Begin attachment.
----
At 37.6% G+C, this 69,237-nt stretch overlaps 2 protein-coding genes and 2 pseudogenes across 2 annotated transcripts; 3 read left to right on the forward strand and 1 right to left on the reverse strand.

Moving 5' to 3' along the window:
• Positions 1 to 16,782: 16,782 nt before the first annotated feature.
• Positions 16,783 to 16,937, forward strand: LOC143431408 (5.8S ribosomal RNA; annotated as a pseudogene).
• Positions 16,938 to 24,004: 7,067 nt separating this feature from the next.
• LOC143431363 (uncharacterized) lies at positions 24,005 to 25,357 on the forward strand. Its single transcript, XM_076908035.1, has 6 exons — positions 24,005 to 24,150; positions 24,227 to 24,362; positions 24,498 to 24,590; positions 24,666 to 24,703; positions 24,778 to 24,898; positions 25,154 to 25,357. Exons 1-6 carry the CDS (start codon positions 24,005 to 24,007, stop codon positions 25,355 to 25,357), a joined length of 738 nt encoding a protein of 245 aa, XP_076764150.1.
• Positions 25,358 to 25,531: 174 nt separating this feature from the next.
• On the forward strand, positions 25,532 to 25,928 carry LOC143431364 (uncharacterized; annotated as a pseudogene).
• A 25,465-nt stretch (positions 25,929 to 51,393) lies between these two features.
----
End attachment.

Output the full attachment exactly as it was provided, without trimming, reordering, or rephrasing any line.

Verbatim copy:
At 37.6% G+C, this 69,237-nt stretch overlaps 2 protein-coding genes and 2 pseudogenes across 2 annotated transcripts; 3 read left to right on the forward strand and 1 right to left on the reverse strand.

Moving 5' to 3' along the window:
• Positions 1 to 16,782: 16,782 nt before the first annotated feature.
• Positions 16,783 to 16,937, forward strand: LOC143431408 (5.8S ribosomal RNA; annotated as a pseudogene).
• Positions 16,938 to 24,004: 7,067 nt separating this feature from the next.
• LOC143431363 (uncharacterized) lies at positions 24,005 to 25,357 on the forward strand. Its single transcript, XM_076908035.1, has 6 exons — positions 24,005 to 24,150; positions 24,227 to 24,362; positions 24,498 to 24,590; positions 24,666 to 24,703; positions 24,778 to 24,898; positions 25,154 to 25,357. Exons 1-6 carry the CDS (start codon positions 24,005 to 24,007, stop codon positions 25,355 to 25,357), a joined length of 738 nt encoding a protein of 245 aa, XP_076764150.1.
• Positions 25,358 to 25,531: 174 nt separating this feature from the next.
• On the forward strand, positions 25,532 to 25,928 carry LOC143431364 (uncharacterized; annotated as a pseudogene).
• A 25,465-nt stretch (positions 25,929 to 51,393) lies between these two features.